Challenges and opportunities for the G-20 Italian Presidency

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For the first time, Italy will chair the G-20 will have to mediate between the US and China. The handover with Indonesia can help put Asian issues at the centre.

For the first time since its establishment, the G-20 will be chaired by Italy. The Italian Presidency began in December 2020 and will end on 30-31 October 2021 with a large conference of all the heads of state and government in Rome. Before the Roman Summit, various ministerial-level meetings will take place on various issues in several Italian cities in the period between May and October. For Italy, it is a great opportunity to be the undisputed protagonist on the stage of international politics. 

The central themes on which the Italian Presidency has decided to set the work of the G-20 are three: People, Planet and Prosperity, exemplified in the acronym 3Ps. These are three concepts based on the United Nations 2030 Agenda for sustainability. Indeed, we can speak of social sustainability in favour of People, environmental sustainability concerning the Planet and also economic sustainability with regards to Prosperity. The fact that sustainability is at the centre of the forum suggests that our country intends to play a leading role in building a new international economy based on the respect for the planet and the protection of people. Alongside sustainability, the issue of health will also be central, given that Italy will chair the Global Health Summit together with the European Commission and therefore we can expect a strong commitment from the Italian Presidency on the current problem of the pandemic and how to counter it with global measures.

A challenge that awaits our country, under the leadership of the new Draghi executive, will be to play a mediating role between the US and China. With this in mind, the Rome Summit will also be the first major international event in which the new President Joe Biden will meet with Chinese President Xi Jinping. As already demonstrated by Biden's words at the recent G-7, the US has decided to leave Trump's isolationist season behind and to return protagonist in international politics. Surely the new President will bring to the table the theme of the greater commitment of the USA to sustainability and compliance with the Paris climate agreements, as well as support for the battle against the virus and the end of the "tariff war" with China, but it will make its voice heard about Hong Kong, the Uighurs and the delicate conflict in the South China Sea. Italy will have to be ready to facilitate dialogue between the two giants and perhaps it will find a valid ally for this task precisely in the country that will succeed ours as Chair of the G-20.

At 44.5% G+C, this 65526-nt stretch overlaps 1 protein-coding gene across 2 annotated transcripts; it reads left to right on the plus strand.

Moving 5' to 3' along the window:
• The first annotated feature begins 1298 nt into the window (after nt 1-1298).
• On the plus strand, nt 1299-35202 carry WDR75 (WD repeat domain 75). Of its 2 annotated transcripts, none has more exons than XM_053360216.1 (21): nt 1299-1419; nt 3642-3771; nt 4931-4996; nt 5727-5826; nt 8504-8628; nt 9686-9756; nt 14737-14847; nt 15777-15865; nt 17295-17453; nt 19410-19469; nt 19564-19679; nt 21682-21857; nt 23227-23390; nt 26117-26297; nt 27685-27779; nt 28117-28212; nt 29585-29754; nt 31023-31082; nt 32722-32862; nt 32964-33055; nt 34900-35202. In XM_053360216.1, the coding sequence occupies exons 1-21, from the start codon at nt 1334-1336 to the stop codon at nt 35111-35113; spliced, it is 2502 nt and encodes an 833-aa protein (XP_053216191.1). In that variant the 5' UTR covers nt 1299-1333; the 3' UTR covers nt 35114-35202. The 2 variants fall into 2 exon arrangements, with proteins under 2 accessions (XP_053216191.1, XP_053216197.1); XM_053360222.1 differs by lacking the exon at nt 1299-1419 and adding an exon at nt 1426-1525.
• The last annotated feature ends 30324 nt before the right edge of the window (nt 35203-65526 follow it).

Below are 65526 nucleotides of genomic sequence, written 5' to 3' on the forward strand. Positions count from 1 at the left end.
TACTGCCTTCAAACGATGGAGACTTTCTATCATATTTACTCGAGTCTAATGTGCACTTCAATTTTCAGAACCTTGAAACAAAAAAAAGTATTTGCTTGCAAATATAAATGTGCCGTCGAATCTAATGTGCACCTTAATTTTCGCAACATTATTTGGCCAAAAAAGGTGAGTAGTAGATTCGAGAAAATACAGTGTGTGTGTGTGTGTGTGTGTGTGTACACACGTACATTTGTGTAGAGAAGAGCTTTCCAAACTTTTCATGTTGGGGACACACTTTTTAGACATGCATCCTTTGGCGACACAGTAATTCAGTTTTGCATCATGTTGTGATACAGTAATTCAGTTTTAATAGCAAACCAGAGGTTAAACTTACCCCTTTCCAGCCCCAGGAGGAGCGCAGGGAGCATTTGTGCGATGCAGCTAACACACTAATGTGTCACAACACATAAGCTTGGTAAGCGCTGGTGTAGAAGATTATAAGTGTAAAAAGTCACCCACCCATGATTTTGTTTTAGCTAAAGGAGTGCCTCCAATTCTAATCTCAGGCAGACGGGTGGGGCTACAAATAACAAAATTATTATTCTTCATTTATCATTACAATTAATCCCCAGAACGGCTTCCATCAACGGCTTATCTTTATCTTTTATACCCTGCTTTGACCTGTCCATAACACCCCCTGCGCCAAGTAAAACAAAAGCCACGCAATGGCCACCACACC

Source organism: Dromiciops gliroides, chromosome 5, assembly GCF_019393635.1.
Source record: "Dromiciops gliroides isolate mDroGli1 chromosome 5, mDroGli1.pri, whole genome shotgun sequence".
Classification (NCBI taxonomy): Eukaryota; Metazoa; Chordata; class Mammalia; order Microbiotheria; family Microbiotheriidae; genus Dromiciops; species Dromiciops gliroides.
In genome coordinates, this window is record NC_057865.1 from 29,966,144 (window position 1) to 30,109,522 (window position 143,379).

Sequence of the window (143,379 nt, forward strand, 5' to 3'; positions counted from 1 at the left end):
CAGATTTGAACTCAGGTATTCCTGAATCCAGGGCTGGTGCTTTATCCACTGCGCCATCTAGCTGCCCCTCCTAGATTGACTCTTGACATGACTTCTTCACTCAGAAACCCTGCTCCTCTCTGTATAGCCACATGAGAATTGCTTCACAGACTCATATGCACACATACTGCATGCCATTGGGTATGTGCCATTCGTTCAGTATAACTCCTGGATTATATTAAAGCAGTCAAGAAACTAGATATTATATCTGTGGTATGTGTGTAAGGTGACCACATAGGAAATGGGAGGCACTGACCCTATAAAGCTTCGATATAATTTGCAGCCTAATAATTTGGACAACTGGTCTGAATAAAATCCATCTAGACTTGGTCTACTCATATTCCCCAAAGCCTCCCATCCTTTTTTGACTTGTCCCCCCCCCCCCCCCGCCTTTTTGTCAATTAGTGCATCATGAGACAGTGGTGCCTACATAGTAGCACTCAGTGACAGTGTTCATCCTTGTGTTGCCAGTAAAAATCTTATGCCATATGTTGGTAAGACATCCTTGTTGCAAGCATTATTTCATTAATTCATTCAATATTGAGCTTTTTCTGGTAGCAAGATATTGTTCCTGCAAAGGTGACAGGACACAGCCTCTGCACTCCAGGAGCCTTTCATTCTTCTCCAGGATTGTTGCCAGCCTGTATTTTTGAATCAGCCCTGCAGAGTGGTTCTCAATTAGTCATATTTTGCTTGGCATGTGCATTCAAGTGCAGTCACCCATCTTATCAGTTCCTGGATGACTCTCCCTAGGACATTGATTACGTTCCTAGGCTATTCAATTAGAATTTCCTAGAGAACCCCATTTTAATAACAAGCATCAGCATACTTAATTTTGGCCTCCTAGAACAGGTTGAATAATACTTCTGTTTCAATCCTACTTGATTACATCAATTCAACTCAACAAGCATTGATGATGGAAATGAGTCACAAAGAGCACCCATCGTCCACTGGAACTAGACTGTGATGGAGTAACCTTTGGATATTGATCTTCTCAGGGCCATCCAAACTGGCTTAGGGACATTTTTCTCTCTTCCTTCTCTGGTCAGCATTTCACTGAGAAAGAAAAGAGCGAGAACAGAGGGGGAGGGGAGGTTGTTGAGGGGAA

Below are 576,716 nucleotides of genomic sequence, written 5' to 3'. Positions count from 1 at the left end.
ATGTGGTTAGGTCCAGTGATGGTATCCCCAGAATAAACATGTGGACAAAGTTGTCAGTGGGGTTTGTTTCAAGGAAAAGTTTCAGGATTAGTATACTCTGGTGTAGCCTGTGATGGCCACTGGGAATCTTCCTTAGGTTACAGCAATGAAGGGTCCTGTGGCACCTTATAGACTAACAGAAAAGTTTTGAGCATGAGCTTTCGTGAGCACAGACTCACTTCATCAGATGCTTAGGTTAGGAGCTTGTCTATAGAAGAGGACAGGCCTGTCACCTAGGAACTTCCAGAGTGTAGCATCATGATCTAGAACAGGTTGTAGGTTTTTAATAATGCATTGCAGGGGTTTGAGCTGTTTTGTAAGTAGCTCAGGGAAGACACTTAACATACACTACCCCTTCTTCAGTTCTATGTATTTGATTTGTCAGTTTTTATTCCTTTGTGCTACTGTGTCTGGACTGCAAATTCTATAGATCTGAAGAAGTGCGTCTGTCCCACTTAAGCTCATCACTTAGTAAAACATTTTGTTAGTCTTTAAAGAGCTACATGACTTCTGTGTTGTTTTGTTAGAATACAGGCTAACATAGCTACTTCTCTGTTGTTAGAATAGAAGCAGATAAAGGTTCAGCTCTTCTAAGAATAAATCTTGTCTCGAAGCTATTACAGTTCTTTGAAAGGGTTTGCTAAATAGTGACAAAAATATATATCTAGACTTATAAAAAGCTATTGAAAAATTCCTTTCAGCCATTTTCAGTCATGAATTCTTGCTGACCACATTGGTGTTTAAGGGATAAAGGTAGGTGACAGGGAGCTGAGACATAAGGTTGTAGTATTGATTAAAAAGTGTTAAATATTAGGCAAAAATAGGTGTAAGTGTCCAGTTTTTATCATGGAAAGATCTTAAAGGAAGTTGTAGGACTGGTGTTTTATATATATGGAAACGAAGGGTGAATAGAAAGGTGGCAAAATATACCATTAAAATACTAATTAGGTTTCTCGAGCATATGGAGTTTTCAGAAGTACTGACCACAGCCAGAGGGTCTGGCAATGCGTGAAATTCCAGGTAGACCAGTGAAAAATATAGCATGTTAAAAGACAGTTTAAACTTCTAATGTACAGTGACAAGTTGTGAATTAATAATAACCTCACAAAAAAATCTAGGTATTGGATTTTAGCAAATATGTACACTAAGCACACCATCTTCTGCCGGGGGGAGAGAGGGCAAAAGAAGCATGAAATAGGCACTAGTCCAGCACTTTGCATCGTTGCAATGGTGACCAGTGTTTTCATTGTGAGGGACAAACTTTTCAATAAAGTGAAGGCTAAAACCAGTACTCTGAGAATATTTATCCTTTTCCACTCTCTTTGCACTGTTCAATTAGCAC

Indeed, in 2022 it will be up to Indonesia to coordinate the work of the international forum. Indonesia is not only the most populous Muslim country in the world and the third most populous in Asia, but it is also a member of ASEAN (the only one of these in the G-20) and certainly among all, it has been the most committed to greater integration and democratization among the countries of Southeast Asia, as demonstrated by the recent case of the coup in Myanmar. For the "archipelago state", the Presidency of the G-20 will be the long-awaited opportunity to demonstrate to the world that democracy and Islam can coexist, that the country is on its way to development and shares the battle for sustainability and that it is a valid actor in international politics. It will try to exploit its position to better integrate ASEAN with the G-20 and will certainly play a mediating role between the US and China, also not to get trapped in their dispute.

Italy will have to team up with Indonesia to facilitate dialogue between the US and China, to soften relations between China and India and to strengthen UE-ASEAN relations. It is good to remember that Italy (together with Germany and France) has recently become an ASEAN Development Partner and this certainly constitutes a privileged observation point for the Asian scenario that our country must be able to make the most of, especially given the handover with Indonesia. Finally, it should not be forgotten that the EU and Indonesia have been negotiating a trade agreement for several years, but the differences of opinion on palm oil are effectively blocking it. The hope is that the Italian Presidency will be able to unlock this trade dossier, as well as those with the other ASEAN countries. A closer relationship between the EU and ASEAN through Italy and Indonesia will improve the dialogue between Europe and Asia and prevent the two geographical areas from being trapped in the dispute between the US and China.

By Niccolò Camponi

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